“We don’t spend as much time together as we did when we were in the same management group, but that’s understandable,” Westwood said. “But there’s nothing strained about the relationship between the two of us.”

Nor does Westwood imagine the possibility of becoming No. 1 will weigh on him Sunday, an opportunity somewhat mitigated by the fact he’s been there before – for 22 weeks, in fact – while McIlroy has not.

“I’ve been No. 1 a couple of times,” Westwood said. “He may be thinking about it, but my main goal is to play as well as I’ve been playing tomorrow morning and try and win that match.”

McIlroy had a similar take and also dismissed the notion that he would struggle against Westwood, who some considered something of a mentor to the Ulsterman. When asked if he considered the Englishman “a big brother,” McIlroy left no room for ambiguity.

“To be honest not really because you’re going to each tournament to try and win and beat each other. That’s what I always tried to do,” McIlroy said. “I’d look at Darren Clarke or Nick Faldo (as a big-brother type).”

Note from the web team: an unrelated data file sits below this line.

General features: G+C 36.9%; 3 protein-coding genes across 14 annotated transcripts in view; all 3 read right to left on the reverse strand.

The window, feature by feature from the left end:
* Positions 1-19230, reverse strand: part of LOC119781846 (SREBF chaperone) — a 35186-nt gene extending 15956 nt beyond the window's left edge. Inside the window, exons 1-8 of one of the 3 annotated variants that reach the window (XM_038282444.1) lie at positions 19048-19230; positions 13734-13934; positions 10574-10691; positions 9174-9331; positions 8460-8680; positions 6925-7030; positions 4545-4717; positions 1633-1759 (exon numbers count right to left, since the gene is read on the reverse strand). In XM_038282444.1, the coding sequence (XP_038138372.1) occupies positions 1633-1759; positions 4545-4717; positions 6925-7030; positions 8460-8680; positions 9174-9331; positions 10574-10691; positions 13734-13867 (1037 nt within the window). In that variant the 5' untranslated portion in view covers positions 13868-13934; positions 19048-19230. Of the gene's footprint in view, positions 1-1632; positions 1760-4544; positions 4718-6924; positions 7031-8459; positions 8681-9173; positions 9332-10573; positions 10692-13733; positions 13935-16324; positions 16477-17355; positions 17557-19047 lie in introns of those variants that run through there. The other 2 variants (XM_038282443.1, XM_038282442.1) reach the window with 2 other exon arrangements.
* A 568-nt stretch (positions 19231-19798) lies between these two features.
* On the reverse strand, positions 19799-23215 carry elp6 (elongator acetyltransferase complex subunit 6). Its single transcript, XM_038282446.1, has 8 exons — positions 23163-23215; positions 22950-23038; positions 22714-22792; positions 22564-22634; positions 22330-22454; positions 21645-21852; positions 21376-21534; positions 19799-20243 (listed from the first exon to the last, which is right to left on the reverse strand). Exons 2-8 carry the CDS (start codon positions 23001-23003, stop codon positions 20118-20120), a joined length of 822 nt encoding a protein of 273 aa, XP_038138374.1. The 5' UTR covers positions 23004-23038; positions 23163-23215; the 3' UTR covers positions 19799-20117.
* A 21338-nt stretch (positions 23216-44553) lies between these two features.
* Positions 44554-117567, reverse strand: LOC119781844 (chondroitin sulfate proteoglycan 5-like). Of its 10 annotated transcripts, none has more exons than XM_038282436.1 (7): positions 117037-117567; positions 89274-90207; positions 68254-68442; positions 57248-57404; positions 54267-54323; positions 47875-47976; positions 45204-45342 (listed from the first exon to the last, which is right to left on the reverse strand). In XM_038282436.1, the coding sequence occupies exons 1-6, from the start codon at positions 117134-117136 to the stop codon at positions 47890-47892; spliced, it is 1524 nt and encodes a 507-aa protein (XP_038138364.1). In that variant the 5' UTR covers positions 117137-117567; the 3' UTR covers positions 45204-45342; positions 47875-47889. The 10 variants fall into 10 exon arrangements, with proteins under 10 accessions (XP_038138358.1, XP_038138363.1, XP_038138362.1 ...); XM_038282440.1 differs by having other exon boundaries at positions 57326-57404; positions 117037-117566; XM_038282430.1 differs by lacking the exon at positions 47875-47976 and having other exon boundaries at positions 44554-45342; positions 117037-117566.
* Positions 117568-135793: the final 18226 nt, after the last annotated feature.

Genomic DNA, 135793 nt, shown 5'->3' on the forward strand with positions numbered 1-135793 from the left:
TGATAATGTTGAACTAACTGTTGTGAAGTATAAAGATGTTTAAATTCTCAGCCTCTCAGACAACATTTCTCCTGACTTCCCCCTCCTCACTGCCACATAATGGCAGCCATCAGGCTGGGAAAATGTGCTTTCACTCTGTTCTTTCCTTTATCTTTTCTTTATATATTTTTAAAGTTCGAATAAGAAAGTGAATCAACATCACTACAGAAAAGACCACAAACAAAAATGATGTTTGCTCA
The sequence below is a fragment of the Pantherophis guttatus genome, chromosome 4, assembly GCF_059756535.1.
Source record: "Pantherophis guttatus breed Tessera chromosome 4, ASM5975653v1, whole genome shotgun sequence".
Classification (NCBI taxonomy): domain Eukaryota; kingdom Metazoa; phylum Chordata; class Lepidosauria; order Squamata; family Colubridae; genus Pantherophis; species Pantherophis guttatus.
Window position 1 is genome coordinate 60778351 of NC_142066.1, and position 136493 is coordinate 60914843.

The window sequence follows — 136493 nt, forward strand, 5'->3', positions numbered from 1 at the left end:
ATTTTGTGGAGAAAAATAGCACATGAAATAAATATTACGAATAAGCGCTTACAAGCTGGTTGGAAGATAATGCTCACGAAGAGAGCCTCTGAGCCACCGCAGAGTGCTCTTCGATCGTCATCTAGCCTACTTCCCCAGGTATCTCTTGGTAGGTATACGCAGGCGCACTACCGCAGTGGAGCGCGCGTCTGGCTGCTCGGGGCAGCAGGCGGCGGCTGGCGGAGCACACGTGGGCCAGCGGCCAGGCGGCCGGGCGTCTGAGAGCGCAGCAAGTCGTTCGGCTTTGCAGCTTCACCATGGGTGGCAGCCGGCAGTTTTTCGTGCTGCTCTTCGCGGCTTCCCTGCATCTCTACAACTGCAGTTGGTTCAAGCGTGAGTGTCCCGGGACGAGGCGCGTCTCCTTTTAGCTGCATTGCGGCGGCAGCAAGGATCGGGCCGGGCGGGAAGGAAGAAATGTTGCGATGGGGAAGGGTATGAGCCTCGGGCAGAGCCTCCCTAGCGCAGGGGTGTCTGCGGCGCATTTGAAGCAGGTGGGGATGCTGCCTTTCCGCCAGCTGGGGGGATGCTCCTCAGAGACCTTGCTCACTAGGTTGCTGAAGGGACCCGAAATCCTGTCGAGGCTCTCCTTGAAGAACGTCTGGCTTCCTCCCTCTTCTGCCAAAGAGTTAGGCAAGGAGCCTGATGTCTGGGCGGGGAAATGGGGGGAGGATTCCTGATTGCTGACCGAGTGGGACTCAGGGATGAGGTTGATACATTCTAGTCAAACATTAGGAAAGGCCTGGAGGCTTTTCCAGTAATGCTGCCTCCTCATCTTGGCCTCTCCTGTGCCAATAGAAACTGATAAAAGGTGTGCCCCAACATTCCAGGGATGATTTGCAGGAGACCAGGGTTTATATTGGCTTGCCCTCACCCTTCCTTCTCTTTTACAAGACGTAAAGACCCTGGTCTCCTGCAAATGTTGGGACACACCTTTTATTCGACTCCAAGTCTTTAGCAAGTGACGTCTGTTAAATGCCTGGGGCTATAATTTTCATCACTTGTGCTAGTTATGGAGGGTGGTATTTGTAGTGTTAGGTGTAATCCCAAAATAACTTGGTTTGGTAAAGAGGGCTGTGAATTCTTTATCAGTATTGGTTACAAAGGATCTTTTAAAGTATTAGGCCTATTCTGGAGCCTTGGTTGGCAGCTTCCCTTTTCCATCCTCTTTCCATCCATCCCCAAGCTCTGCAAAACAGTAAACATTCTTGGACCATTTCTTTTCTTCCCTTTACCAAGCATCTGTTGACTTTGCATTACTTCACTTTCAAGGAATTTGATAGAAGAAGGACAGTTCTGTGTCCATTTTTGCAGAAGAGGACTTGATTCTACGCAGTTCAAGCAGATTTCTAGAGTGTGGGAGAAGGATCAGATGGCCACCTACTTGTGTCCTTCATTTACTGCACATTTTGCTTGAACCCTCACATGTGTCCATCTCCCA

Not that any of those undertones much matter to tournament officials, who have been snake-bitten in recent years by the Match Play’s capricious format. The Match Play is like fondue, an occasional treat and part-time curiosity but no one would want a steady diet of the stuff, particularly WGC officials who endured a second consecutive day of blowouts.

For the first time in the 14-year history of the event not a single quarterfinal match made it to the 17th hole, a reality so stark one half wonders why architect Jack Nicklaus even bothered with the last two holes at Dove Mountain.